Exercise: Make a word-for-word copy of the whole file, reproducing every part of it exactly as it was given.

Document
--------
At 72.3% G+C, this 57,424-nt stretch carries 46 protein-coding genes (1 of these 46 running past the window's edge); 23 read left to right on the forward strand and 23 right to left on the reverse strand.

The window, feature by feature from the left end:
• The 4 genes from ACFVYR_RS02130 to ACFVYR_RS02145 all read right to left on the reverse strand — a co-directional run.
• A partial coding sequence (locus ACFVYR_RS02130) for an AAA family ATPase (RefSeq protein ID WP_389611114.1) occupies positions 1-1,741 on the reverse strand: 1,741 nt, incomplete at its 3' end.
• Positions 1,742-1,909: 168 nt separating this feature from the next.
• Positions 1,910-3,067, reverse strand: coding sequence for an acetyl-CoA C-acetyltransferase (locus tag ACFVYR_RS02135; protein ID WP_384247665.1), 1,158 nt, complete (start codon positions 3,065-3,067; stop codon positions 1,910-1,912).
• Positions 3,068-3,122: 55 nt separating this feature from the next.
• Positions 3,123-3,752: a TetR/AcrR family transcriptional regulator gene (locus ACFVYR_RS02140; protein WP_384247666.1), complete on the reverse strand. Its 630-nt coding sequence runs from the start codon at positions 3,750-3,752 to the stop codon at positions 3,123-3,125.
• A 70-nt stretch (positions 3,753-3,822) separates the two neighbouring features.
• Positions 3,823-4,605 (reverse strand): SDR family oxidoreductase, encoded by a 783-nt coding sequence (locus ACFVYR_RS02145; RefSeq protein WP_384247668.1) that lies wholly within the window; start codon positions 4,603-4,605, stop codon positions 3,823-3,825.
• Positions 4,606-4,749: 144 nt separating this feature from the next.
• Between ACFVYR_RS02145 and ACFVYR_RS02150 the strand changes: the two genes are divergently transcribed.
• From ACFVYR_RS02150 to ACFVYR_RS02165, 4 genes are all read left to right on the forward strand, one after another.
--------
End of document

At 72.3% G+C, this 57,424-nt stretch carries 46 protein-coding genes (1 of these 46 running past the window's edge); 23 read left to right on the forward strand and 23 right to left on the reverse strand.

The window, feature by feature from the left end:
• The 4 genes from ACFVYR_RS02130 to ACFVYR_RS02145 all read right to left on the reverse strand — a co-directional run.
• A partial coding sequence (locus ACFVYR_RS02130) for an AAA family ATPase (RefSeq protein ID WP_389611114.1) occupies positions 1-1,741 on the reverse strand: 1,741 nt, incomplete at its 3' end.
• Positions 1,742-1,909: 168 nt separating this feature from the next.
• Positions 1,910-3,067, reverse strand: coding sequence for an acetyl-CoA C-acetyltransferase (locus tag ACFVYR_RS02135; protein ID WP_384247665.1), 1,158 nt, complete (start codon positions 3,065-3,067; stop codon positions 1,910-1,912).
• Positions 3,068-3,122: 55 nt separating this feature from the next.
• Positions 3,123-3,752: a TetR/AcrR family transcriptional regulator gene (locus ACFVYR_RS02140; protein WP_384247666.1), complete on the reverse strand. Its 630-nt coding sequence runs from the start codon at positions 3,750-3,752 to the stop codon at positions 3,123-3,125.
• A 70-nt stretch (positions 3,753-3,822) separates the two neighbouring features.
• Positions 3,823-4,605 (reverse strand): SDR family oxidoreductase, encoded by a 783-nt coding sequence (locus ACFVYR_RS02145; RefSeq protein WP_384247668.1) that lies wholly within the window; start codon positions 4,603-4,605, stop codon positions 3,823-3,825.
• Positions 4,606-4,749: 144 nt separating this feature from the next.
• Between ACFVYR_RS02145 and ACFVYR_RS02150 the strand changes: the two genes are divergently transcribed.
• From ACFVYR_RS02150 to ACFVYR_RS02165, 4 genes are all read left to right on the forward strand, one after another.